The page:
Clinical Researcher—March 2021 (Volume 35, Issue 2)
SCIENCE & SOCIETY
Al O. Pacino; Matthew Chandler
Now more than ever, we need to review what it means to be a leader in the clinical research enterprise. Many in the clinical research community are feeling pressured to produce innovative solutions while adhering to safety guidelines for COVID-19. Executives and clinical research leadership should be striving for the best leadership tools to ensure positive outcomes for all staff and patients. Executives should acknowledge the current circumstances of clinical research and inspire solutions from their staff to address challenges. Scientific and healthcare organizations, governments, and biotech companies should aim to improve their leadership capabilities by targeting key areas.
Creating a Culture of Empowerment in the Workplace
Many medical drug and device entrepreneurs know the impact of introducing innovations to the market that improve lives. They may have been involved with the co-founding, development, and selling of multiple start-up companies active in clinical research in their careers. In order to thrive in such a fast-paced environment, the most successful of them have learned that while it is common sense to keep an eye on the competition and identify possible partnerships, it is also critical to assess the workplace environment of their research staff.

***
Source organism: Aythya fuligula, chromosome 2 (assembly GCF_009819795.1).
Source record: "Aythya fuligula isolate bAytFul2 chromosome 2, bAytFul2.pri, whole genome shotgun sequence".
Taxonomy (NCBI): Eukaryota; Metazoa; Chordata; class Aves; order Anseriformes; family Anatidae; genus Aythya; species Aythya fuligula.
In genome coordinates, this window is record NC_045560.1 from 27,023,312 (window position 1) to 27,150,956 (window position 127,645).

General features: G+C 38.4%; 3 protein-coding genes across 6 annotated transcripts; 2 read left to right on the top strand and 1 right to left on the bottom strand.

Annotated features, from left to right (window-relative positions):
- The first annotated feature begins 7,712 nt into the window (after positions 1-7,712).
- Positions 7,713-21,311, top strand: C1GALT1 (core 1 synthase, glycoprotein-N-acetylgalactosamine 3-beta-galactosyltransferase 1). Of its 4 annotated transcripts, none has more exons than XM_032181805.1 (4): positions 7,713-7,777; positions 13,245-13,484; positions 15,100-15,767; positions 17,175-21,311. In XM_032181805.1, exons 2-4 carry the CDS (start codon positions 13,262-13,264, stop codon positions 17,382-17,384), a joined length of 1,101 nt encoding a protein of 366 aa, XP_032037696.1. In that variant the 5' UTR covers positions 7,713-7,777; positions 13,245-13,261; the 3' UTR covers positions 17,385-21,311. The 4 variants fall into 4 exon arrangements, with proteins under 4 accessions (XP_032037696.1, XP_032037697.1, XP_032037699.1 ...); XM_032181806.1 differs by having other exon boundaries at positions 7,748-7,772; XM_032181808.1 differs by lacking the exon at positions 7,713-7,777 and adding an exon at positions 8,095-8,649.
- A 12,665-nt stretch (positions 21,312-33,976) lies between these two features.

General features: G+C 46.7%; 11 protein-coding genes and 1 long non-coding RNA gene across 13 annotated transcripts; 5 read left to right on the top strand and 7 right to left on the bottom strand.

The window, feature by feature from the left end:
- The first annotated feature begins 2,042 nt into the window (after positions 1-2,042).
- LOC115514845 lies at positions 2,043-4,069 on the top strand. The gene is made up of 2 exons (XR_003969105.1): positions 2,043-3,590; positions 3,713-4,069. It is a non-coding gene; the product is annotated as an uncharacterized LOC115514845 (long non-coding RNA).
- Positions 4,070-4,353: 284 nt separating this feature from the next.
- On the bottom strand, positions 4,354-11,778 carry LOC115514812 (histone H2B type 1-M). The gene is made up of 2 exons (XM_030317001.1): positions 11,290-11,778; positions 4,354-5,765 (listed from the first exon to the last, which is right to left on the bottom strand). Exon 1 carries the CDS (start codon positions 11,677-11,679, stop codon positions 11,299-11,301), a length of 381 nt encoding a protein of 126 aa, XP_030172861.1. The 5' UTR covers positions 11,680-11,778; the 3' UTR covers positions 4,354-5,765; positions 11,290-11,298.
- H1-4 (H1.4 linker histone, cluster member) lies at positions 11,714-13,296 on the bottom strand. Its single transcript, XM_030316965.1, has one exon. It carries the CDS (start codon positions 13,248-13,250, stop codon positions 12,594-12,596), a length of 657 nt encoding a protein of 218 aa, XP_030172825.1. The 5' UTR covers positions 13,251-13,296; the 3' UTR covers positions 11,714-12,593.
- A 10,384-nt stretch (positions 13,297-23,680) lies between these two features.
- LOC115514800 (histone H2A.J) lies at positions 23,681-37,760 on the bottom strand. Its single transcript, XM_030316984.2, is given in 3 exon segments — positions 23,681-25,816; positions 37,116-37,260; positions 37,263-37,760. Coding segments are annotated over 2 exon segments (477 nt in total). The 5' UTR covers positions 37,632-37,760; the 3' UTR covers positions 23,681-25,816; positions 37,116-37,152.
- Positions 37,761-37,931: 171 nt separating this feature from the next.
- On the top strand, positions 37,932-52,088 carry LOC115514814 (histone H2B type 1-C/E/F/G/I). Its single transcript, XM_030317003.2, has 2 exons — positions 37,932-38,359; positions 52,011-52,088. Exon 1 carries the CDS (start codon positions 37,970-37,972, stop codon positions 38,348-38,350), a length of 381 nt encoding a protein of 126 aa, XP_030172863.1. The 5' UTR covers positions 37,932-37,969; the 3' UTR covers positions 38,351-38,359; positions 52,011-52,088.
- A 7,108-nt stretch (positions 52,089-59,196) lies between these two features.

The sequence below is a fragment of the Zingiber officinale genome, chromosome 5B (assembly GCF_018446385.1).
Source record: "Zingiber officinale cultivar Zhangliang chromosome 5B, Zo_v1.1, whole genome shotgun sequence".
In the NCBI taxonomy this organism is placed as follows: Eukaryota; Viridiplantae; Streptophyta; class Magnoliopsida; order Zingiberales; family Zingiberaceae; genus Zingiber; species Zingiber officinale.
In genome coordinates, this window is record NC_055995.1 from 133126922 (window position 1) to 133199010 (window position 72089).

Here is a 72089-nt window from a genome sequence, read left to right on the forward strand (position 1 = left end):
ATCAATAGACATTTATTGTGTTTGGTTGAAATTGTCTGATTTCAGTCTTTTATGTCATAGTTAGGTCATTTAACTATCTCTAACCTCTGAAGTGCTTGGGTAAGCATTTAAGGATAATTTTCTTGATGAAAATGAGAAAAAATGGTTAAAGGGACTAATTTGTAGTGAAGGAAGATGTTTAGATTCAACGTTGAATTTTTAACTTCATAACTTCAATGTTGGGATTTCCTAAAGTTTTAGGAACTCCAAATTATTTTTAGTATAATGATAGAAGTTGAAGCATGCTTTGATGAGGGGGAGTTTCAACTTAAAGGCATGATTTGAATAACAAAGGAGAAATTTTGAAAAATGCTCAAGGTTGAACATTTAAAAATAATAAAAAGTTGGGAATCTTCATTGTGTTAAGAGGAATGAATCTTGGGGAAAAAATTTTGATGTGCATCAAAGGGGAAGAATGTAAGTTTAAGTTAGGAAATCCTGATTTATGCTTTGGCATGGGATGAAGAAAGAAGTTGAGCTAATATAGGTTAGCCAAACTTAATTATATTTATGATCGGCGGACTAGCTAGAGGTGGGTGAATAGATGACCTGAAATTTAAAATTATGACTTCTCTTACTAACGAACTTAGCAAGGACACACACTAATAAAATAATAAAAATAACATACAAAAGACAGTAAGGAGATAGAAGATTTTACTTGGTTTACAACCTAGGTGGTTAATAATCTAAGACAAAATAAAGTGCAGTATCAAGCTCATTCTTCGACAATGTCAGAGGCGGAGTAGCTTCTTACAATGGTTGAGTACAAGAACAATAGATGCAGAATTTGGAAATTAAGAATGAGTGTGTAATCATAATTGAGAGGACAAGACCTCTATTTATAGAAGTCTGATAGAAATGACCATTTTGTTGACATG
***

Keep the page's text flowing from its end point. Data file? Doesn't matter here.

Executives should be asking themselves whether they are applying their staff’s strengths and mitigating any weaknesses. Making sure everyone feels listened to and valued is also an investment toward increased productivity and maintaining cooperation among teams. In practice, staff who feel a sense of self-empowerment are more inclined to improve processes and workplace attitudes.
Effective leaders also appreciate and act upon the importance of inclusivity and diversity in their organizations. Most major sponsors and biotechnology companies, and even the smallest of sites, know the benefits of having a representative dataset. It’s imperative that sites have access to the latest tools that target all demographics, so that the products and services approved in part through their efforts can be globally successful.
Collaboration at the workplace and business-to-business level will be crucial for long-term sustainability. One of the outcomes of having a collaborative work environment and industry is that the patient is a top priority. As our world becomes more and more interconnected, it’s not only important to center the patient experience, but also to make sure we remain open to new ideas that may challenge our previous assumptions.
Managing Change and Adapting
Modernization is natural, and being knowledgeable of industry trends is just a first step clinical research executives can take. The time and expenses required to fully transition to modern and more efficient systems may seem too risky to undertake in today’s clinical trials arena, but many of these new systems are worth examining.